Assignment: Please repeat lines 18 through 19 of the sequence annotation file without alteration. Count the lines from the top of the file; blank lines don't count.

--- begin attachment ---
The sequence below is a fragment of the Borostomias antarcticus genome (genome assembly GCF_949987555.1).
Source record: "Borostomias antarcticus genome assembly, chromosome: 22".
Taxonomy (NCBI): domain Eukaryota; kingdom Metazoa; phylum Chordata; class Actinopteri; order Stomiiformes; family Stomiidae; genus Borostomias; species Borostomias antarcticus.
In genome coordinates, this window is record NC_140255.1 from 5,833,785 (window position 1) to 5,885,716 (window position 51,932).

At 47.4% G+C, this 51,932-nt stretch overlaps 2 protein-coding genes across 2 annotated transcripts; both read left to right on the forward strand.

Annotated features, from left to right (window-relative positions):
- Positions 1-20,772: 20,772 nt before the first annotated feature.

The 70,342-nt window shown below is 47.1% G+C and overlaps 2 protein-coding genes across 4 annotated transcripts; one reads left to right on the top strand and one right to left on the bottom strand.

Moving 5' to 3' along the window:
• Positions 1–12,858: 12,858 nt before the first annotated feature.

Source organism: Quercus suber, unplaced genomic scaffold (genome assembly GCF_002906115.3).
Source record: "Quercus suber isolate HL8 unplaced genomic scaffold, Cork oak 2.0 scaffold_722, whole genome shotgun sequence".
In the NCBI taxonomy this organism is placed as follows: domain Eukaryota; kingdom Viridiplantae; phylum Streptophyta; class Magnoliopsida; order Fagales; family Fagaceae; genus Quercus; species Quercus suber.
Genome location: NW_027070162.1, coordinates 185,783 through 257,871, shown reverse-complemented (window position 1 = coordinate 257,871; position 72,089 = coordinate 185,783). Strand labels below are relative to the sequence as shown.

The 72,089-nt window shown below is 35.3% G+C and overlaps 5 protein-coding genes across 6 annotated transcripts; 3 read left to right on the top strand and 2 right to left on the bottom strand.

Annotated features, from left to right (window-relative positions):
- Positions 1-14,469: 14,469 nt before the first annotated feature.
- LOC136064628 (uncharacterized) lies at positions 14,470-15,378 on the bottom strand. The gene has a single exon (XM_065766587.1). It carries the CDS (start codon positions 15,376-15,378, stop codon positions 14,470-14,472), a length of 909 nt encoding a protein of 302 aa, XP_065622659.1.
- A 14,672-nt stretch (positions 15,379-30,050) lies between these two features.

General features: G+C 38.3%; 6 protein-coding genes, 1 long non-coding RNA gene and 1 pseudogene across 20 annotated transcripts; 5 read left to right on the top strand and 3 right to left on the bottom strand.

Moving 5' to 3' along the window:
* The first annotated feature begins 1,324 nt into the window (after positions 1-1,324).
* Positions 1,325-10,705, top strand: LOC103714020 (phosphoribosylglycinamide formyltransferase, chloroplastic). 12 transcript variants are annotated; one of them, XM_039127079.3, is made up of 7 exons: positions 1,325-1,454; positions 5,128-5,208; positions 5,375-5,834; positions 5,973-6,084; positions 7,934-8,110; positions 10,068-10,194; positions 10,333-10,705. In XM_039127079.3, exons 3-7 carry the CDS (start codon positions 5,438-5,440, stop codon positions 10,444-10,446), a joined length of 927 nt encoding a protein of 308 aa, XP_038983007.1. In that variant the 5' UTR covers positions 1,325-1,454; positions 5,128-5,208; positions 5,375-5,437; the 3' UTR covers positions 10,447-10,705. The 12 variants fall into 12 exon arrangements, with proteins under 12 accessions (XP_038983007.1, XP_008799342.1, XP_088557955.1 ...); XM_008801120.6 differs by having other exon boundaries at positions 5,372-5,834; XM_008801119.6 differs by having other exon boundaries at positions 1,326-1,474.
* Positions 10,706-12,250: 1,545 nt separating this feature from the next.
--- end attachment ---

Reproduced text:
- LOC136064628 (uncharacterized) lies at positions 14,470-15,378 on the bottom strand. The gene has a single exon (XM_065766587.1). It carries the CDS (start codon positions 15,376-15,378, stop codon positions 14,470-14,472), a length of 909 nt encoding a protein of 302 aa, XP_065622659.1.
- A 14,672-nt stretch (positions 15,379-30,050) lies between these two features.